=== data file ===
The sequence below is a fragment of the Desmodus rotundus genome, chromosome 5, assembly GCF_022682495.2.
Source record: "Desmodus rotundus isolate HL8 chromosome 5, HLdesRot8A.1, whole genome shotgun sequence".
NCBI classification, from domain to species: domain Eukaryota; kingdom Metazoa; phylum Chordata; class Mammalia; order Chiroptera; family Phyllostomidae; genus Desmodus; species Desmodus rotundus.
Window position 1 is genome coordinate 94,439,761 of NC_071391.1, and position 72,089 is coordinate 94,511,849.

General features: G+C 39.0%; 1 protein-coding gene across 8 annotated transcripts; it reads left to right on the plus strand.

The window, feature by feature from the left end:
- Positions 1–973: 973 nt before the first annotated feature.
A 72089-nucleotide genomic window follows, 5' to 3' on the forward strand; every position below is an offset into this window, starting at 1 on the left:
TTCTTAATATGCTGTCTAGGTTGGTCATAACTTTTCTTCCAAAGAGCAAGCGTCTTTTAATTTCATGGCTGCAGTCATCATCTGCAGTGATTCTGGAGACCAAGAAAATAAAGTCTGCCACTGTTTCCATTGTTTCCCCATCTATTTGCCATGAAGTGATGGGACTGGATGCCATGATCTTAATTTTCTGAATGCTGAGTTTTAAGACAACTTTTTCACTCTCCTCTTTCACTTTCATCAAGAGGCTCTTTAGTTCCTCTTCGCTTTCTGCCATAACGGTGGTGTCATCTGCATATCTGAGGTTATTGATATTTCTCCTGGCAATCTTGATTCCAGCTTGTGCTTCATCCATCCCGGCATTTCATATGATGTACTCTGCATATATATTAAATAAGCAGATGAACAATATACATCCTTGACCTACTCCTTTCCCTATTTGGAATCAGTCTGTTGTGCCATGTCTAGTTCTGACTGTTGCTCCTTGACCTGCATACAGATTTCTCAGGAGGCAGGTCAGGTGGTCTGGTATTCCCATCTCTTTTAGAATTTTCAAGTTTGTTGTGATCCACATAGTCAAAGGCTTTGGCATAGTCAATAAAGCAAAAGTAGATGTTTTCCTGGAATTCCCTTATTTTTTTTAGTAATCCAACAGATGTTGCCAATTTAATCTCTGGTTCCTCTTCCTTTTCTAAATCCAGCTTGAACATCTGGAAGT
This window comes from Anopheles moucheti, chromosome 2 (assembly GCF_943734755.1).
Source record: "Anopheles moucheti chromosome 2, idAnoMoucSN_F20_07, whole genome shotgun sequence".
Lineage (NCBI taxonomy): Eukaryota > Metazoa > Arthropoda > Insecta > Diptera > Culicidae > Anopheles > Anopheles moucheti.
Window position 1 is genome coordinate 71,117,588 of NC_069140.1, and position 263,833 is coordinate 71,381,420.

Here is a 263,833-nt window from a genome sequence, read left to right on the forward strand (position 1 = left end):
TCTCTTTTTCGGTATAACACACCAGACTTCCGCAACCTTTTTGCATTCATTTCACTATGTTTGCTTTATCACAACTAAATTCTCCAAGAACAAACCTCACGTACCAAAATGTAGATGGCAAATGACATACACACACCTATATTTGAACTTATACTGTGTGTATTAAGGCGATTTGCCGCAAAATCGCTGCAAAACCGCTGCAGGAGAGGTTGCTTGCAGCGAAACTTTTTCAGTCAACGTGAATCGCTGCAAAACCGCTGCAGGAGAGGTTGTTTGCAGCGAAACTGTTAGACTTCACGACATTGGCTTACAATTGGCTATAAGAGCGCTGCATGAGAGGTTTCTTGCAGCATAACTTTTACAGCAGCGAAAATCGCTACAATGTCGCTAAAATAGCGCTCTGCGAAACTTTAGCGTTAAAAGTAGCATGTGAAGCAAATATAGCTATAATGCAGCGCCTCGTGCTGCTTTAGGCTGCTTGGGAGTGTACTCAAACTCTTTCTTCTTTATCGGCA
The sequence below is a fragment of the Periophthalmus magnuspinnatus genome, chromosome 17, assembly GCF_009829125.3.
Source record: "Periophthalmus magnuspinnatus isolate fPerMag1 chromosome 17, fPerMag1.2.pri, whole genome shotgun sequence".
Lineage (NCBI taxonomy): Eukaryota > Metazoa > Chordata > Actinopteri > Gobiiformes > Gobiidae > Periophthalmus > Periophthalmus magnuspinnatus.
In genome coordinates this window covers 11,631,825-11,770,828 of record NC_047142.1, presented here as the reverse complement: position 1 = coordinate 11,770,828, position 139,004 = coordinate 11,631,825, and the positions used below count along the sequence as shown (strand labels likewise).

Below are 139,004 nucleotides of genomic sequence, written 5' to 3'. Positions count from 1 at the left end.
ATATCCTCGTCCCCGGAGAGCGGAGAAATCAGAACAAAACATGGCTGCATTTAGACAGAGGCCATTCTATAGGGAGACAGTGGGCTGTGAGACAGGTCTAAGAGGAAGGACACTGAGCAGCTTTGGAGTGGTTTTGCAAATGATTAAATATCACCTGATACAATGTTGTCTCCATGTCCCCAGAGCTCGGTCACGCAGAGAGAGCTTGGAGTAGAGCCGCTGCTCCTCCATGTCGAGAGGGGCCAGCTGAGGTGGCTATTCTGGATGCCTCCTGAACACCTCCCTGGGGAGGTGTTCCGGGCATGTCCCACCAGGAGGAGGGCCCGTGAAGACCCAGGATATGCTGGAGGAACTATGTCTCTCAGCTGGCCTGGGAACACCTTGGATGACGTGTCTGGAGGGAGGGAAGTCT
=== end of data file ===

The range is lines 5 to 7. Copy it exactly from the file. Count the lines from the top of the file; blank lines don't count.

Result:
General features: G+C 39.0%; 1 protein-coding gene across 8 annotated transcripts; it reads left to right on the plus strand.

The window, feature by feature from the left end:
- Positions 1–973: 973 nt before the first annotated feature.